As you start to play; play with confidence. The success of the first few bars is essential to your continued confidence throughout the performance.
Breathe. Don’t hold your breath. Relax your facial muscles.
Play with passion! Play joyfully. Play as if you are giving a GIFT to your audience, instead of focussing on what may go wrong or being over-critical of yourself. Perfection if not the same as beauty. Moreover, leave your ego at home!
As you play, listen but do not analyse. Focussing too closely on finger and hand movement is not going to help at this stage. Communicate the expression or ‘story’ of the music rather than its technical aspects.
Allow the music to flow through you, imagine yourself as a conduit for it, rather than deliverer or controller.
Be in the present. Play in the moment. Don’t anticipate difficult future bars or upcoming tricky passages. Avoid thoughts such as ‘I must not get that tricky chord wrong’ or ‘I must not trip up at bar 25’. Avoid all such negative thoughts.
Tip: Imagine the music is a music roll ticker-tape, inexorably moving forward. Let the music carry you along. Declutter your thoughts from the mechanical details of performance.
Bring your mind and hands together as one, not as separate machinery. Concentrate as you play. Do not allow stray thoughts to enter your head. Chase them out.
If you make a mistake, pick up, recover and carry on – with the least amount of fuss. Keep going. Maintain tempo. Whatever happens, try not to re-start.
5) After the Performance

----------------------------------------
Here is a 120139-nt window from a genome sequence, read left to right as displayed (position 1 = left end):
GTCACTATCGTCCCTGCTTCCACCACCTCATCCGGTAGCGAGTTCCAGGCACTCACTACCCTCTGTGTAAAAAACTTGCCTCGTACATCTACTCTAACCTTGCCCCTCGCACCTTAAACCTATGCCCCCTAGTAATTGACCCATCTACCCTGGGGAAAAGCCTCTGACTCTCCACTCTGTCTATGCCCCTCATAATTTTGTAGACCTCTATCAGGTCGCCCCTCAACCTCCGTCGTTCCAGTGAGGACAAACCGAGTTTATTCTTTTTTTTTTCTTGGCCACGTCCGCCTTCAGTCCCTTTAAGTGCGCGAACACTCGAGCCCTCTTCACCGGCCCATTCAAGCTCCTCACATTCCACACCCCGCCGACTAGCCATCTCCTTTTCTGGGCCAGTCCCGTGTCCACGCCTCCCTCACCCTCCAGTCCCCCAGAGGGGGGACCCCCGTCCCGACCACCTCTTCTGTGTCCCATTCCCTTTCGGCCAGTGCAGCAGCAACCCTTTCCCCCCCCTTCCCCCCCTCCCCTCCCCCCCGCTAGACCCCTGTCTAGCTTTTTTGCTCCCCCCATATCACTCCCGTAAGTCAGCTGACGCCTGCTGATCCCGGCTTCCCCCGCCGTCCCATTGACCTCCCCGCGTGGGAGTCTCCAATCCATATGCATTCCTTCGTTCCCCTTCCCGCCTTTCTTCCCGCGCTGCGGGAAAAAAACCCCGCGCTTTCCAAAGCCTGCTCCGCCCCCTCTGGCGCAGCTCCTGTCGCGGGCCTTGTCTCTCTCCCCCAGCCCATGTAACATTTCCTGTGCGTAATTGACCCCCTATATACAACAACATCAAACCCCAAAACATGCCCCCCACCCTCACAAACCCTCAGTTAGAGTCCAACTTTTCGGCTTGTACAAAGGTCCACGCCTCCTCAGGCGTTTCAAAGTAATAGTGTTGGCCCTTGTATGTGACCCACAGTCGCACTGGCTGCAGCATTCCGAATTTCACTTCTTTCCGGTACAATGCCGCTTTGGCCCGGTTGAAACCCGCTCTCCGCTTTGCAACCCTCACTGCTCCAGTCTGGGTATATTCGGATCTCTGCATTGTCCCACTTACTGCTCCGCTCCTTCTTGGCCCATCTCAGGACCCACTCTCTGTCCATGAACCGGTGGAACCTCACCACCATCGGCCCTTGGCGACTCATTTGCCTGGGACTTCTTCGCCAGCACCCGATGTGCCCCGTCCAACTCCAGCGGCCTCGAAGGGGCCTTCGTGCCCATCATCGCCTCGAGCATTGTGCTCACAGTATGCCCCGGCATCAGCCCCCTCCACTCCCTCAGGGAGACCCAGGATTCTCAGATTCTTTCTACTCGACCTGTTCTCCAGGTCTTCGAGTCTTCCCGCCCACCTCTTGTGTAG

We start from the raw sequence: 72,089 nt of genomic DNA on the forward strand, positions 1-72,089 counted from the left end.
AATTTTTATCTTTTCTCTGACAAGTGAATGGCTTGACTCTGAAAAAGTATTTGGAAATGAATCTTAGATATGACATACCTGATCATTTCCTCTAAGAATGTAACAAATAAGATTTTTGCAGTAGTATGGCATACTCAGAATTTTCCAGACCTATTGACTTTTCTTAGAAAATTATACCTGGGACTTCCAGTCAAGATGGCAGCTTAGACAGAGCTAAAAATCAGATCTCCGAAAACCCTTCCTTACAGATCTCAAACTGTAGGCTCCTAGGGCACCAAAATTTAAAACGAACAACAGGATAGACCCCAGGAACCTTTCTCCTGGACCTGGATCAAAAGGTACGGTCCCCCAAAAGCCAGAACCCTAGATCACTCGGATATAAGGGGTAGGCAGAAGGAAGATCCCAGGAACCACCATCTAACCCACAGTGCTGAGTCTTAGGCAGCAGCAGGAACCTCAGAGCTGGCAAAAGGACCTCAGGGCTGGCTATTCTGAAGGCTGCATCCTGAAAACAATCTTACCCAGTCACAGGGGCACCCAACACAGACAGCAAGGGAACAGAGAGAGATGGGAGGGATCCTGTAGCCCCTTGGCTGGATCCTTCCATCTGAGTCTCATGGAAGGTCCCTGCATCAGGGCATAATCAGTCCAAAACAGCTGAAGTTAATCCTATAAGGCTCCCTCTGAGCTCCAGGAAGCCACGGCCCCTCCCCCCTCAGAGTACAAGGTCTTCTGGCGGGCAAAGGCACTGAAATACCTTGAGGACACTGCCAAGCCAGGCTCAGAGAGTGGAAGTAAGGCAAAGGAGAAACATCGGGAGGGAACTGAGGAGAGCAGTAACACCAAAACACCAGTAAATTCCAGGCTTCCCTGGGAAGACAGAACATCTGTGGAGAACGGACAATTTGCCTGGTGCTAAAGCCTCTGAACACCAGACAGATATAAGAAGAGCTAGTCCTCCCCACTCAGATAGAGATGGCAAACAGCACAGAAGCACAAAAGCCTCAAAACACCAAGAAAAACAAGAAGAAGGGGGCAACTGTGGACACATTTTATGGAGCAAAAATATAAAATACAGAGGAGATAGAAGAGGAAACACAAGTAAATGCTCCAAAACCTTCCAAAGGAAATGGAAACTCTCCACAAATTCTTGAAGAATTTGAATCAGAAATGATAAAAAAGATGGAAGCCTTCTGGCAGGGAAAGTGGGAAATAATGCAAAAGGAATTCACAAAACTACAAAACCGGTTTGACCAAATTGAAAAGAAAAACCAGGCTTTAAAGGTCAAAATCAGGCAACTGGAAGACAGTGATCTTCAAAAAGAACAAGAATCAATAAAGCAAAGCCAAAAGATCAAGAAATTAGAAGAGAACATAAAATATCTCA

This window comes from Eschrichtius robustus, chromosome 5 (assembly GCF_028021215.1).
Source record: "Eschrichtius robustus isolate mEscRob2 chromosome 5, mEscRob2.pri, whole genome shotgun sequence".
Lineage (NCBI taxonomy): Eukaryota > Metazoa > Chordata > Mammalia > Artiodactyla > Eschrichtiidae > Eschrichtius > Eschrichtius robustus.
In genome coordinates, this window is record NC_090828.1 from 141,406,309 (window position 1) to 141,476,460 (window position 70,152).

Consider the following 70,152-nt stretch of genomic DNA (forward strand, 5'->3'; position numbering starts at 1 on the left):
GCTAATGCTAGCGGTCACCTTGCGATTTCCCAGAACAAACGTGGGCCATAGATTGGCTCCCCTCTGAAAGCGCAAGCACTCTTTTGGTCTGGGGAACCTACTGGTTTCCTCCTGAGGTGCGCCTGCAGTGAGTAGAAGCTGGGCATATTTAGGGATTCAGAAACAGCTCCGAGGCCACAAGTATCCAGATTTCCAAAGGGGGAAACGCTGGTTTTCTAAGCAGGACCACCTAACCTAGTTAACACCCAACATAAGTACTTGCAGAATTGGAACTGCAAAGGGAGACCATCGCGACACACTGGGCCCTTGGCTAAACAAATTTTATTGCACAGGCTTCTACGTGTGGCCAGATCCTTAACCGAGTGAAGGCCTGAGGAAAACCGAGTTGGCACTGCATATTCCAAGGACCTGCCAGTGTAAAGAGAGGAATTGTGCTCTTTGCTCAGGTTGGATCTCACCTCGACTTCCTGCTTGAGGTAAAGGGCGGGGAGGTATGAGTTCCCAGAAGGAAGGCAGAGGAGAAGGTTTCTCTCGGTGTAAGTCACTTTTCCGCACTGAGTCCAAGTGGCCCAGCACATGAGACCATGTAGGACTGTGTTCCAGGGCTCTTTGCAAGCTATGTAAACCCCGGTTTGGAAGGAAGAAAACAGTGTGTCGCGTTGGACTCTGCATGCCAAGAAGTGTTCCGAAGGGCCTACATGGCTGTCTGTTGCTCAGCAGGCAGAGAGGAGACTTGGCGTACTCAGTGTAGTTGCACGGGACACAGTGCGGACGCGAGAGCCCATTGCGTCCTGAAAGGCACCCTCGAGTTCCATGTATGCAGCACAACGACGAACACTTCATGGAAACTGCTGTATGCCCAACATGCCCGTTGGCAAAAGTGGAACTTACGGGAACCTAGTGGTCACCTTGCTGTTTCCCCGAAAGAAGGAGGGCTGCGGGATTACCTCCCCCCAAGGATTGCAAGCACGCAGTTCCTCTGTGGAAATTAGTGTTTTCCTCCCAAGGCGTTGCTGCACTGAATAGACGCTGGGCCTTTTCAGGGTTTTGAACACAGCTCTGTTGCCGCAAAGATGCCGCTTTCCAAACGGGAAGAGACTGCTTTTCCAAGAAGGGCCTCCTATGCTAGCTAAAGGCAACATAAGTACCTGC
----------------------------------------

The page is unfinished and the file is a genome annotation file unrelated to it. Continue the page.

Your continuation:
Don’t dwell on what happened during your performance, other than to learn from obvious mistakes.
Plan for your next performance, right away.
Postscript: Additional Thoughts
Minimise distractions. Find a fixed point in the distance. Focus on whatever makes you feel comfortable. This point could be your music stand, the keyboard, or somewhere beyond the piano itself. Wherever or whatever it is, ensure that your focal point is below eye level.
Be deliberate. When you step up to the piano, how exactly do you intend to sound? What, precisely, do you intend to communicate to your audience?
Build the appropriate mental image of the way you would ideally like to perform. Tell yourself that you are going to perform brilliantly, with passion and clear dynamics. Think about positive words such as light fingers, smooth playing, even shifts, fluid movements, strong chords, quiet, calm, ease. Breathe from the diaphragm.
Avoid shallow, rapid, chest breathing. Performance anxiety creates muscle tension. As you breathe, focus on each group of muscles, releasing tension as you exhale.